White Man's Club

White Man's Club

Schools, Race, and the Struggle of Indian Acculturation

Book - 2007
Rate this:
Tens of thousands of Indian children filed through the gates of government schools to be trained as United States citizens. Part of a late-nineteenth-century campaign to eradicate Native cultures and communities, these institutions became arenas where whites debated the terms of Indian citizenship, but also where Native peoples resisted the power of white schooling and claimed new skills to protect and redefine tribal and Indian identities. In White Man's Club , schools for Native children are examined within the broad framework of race relations in the United States for the first time. Jacqueline Fear-Segal analyzes multiple schools and their differing agendas and engages with the conflicting white discourses of race that underlay their pedagogies. She argues that federal schools established to Americanize Native children did not achieve their purpose; instead they progressively racialized American Indians. A far-reaching and bold account of the larger issues at stake, White Man's Club challenges previous studies for overemphasizing the reformers' overtly optimistic assessment of the Indians' capacity for assimilation and contends that a covertly racial agenda characterized this educational venture from the start. Asking the reader to consider the legacy of nineteenth-century acculturation policies, White Man's Club incorporates the life stories and voices of Native students and traces the schools' powerful impact into the twenty-first century. Fear-Segal draws upon a rich array of source material. Traditional archival research is interwoven with analysis of maps, drawings, photographs, the built environment, and supplemented by oral and family histories. Creative use of new theoretical and interpretive perspectives brings fresh insights to the subject matter.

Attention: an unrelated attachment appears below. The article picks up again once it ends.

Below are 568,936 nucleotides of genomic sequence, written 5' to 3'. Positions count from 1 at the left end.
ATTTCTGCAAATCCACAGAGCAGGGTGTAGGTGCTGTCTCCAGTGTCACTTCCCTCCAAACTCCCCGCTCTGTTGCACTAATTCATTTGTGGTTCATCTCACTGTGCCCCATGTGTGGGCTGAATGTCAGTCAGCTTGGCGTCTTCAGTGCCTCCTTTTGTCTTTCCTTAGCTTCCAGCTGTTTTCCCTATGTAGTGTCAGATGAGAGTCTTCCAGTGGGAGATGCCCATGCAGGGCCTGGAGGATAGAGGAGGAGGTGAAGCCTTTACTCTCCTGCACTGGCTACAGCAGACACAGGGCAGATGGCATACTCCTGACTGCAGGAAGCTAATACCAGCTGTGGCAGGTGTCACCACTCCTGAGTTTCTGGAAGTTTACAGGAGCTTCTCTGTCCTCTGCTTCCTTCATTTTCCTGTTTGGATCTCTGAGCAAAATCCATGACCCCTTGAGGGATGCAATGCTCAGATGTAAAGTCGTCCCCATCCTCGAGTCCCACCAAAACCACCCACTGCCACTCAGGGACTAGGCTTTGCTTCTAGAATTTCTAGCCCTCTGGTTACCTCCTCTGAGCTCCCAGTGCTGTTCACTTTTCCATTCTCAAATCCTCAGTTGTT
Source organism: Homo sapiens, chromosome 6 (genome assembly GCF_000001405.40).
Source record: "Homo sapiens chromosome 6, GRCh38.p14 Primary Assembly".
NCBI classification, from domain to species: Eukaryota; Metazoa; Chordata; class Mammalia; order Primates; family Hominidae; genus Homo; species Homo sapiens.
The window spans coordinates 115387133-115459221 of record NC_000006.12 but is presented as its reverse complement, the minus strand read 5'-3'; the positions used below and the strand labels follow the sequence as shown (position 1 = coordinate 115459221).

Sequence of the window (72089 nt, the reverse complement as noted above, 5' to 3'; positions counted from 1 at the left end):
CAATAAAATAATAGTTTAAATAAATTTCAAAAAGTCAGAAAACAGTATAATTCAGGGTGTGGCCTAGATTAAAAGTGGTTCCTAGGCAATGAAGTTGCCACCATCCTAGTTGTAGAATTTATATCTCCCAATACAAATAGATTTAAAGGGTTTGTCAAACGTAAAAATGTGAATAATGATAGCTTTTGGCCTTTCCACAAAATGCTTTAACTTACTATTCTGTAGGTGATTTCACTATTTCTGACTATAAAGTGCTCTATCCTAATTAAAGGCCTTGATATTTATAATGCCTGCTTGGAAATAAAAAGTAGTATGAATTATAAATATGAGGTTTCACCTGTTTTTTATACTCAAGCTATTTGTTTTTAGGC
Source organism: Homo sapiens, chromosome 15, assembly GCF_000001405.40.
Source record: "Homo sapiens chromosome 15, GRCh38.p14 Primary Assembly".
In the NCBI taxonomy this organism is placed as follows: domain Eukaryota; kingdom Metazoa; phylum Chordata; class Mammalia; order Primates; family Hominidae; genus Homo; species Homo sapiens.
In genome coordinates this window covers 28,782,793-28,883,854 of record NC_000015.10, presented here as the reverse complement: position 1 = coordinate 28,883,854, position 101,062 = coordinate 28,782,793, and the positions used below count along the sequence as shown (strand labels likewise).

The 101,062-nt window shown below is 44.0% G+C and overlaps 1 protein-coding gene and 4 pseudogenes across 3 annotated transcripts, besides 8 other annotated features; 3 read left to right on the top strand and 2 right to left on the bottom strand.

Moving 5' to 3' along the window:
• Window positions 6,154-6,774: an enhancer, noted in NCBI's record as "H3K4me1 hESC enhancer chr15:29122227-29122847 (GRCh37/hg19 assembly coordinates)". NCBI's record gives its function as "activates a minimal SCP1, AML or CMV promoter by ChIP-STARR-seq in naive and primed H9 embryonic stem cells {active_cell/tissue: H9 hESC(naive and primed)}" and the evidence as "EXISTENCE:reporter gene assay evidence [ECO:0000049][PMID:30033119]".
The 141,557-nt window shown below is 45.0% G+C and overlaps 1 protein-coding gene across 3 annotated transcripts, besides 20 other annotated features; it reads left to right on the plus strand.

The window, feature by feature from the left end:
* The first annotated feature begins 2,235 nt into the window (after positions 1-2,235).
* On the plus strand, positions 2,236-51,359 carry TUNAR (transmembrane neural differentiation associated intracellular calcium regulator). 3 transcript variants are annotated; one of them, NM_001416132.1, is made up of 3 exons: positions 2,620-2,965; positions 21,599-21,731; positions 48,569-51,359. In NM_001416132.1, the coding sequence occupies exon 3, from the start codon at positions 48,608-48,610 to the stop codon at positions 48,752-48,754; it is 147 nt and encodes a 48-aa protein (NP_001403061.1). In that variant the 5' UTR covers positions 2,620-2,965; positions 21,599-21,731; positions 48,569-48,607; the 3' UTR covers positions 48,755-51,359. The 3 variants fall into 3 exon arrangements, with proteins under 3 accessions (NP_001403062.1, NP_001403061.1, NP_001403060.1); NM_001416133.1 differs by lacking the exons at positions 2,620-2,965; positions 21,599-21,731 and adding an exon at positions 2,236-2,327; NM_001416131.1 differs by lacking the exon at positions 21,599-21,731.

Publisher: Lincoln : University of Nebraska Press, c2007.
ISBN: 9780803220249
0803220243
Characteristics: xxiii, 395 p. : ill., maps ; 24 cm.

Related Resources


Opinion


Featured Blogs and Events

The Real All-Americans: The First All-American Indian Football Team

The Carlisle Industrial School for Indians, the first of its kind, was founded by Richard Henry Pratt, who thought he should "civilize" these indigenous children of America by taking them away from their parents and placing them in military-style boarding schools. The before-and-after image of Tom Torlino shown here is an example of the dramatic changes the students endured. Some of the scho… (more)

The Real All Americans: the First all American Indian Football Team

The Carlisle Industrial School for Indians, the first of its kind, was founded by Richard Henry Pratt. He thought he should "civilize" these indigenous children of America by taking them away from their parents and placing them in military style boarding schools. The before and after image of Tom Torlino is an example of the dramatic changes that the students endured. Some students wanted to … (more)


From the critics


Community Activity

Comment

Add a Comment

There are no comments for this title yet.

Age

Add Age Suitability

There are no ages for this title yet.

Summary

Add a Summary

There are no summaries for this title yet.

Notices

Add Notices

There are no notices for this title yet.

Quotes

Add a Quote

There are no quotes for this title yet.

Explore Further

Browse by Call Number

Subject Headings

  Loading...

Find it at CPL

  Loading...
[]
[]
To Top